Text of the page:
EPRS Admin By / February 4, 2022

russian pipelines

Main Russian pipelines to Europe and Turkey

Main Russian pipelines to Europe and Turkey

While Ukraine’s trade has successfully been redirected to the EU, and Ukraine is integrating with European value chains, its trade with Russia dropped significantly from a 27 % share of Ukraine’s international trade in 2013 to 7 % in 2020. This considerably diminished the level of Russian leverage over Ukraine. However, Ukraine’s role as a transit country for Russian gas exports has also diminished considerably.
Over the years, gas that transited through Ukraine was diverted to newer pipelines such as Yamal (through Belarus), the first Nord Stream pipeline (under the Baltic), and TurkStream (under the Baltic Sea). In 2020, just 40 billion cubic metres (bcm) of Russian gas transited Ukraine, using less than one third of the country’s annual transit capacity of 146 bcm. Even so, this was enough to earn Ukraine US$2.11 billion in transit fees. If it starts operating commercially, Nord Stream 2 would have 55 bcm of capacity, giving Russia the option of bypassing Ukraine altogether. Ending Ukraine’s role as a gas transit country would deprive its faltering economy of an important source of income (equivalent to 1.35 % of the country’s GDP) and also remove one of the main deterrents to a Russian invasion, i.e. disruption to Moscow’s gas exports. Several experts already accuse Russia of weaponising gas supplies, as Russia would like to receive certification of Nord Stream 2, a necessary precondition to start commercial deliveries, without the need to follow EU internal market competition rules.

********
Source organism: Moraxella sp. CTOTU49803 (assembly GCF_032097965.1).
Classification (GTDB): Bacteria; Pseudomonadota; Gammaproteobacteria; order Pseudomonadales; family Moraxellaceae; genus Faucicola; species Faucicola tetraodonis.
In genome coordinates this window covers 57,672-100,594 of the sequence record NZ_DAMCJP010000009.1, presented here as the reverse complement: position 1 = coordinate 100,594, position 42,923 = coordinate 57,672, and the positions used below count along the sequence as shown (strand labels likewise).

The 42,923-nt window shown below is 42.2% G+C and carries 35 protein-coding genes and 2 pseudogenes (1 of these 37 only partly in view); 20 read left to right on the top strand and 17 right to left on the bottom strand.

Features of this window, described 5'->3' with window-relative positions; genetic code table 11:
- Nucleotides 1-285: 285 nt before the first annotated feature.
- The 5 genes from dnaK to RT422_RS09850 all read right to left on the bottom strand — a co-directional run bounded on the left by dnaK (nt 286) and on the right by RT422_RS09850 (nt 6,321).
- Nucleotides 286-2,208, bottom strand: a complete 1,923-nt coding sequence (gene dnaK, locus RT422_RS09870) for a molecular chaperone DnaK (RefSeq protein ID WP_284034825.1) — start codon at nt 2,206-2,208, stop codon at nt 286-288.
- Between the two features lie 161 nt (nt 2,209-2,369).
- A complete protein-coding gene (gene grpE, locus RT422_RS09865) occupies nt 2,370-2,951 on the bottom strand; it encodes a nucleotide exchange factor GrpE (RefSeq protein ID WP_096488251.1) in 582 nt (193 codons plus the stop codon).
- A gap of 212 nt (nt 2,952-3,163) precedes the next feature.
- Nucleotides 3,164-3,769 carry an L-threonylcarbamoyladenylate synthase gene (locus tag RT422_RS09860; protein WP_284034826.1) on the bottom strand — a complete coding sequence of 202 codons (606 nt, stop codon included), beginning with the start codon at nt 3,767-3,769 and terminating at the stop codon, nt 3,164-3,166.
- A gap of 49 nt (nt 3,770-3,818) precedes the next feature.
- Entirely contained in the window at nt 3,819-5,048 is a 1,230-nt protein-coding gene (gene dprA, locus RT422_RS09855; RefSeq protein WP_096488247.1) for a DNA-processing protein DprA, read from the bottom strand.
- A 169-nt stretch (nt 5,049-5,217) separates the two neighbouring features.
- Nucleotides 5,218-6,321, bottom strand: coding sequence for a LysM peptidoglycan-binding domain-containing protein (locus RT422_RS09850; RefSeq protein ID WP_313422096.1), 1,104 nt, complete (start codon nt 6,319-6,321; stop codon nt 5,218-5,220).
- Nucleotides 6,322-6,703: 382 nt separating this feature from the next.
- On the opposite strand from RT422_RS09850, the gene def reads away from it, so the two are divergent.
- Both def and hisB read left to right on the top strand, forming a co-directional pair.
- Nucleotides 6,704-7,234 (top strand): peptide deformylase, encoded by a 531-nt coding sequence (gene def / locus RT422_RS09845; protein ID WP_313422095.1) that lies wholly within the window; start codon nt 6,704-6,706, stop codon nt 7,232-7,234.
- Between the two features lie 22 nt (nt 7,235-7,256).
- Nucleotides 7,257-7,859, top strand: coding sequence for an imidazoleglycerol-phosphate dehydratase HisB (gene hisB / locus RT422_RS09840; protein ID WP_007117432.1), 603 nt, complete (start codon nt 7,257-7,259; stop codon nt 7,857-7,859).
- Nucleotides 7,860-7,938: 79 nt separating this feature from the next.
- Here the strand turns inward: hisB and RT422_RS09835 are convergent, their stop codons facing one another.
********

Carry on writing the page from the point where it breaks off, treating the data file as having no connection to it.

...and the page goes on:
While the Russian ambassador to the EU linked gas supply shortages with lukewarm EU-Russia relations, at the same time President Putin officially denied weaponising gas. In July 2021, the US and Germany issued a joint statement which reiterated that Germany will ‘press for effective measures’ at EU level, ‘including sanctions, to limit Russian export capabilities to Europe in the energy sector, including gas, and/or in other economically relevant sectors’, should Russia pursue further efforts ‘to use energy as a weapon or commit further aggressive acts against Ukraine’. During the EU-Ukraine summit, Commission President Ursula von der Leyen stated that the 2019 Gas Directive and the third energy package fully apply to Nord Stream 2, while ‘Ukraine remains and must remain a reliable transit country’. The head of the International Energy Agency noted that limitations of Russian gas supplies to Europe ‘coincide with heightened geopolitical tensions over Ukraine’, despite high gas prices which would normally lead to increased deliveries, hinting at a geopolitical rather than commercial approach to the supply of gas by Russia.
For its internal consumption, Ukraine produces gas which covers 70 % of its annual needs, and buys the remaining gas from EU countries. This gas, even if not bought directly from Russia – which has a track record of cutting gas supplies to Ukraine – is frequently Russian. Slovakia’s reverse gas flow to Ukraine hugely improves the situation, but would not be sufficient during the winter peak of gas consumption. The European Commission is working with Ukraine on different scenarios aimed at increasing gas supply capacity from EU Member States. It should also be noted that Ukraine is working continuously to reduce its domestic gas consumption, and succeeded in reducing its consumption by around 50 % between 2010 and 2019.


Related Articles

Be the first to write a comment.

Leave a Reply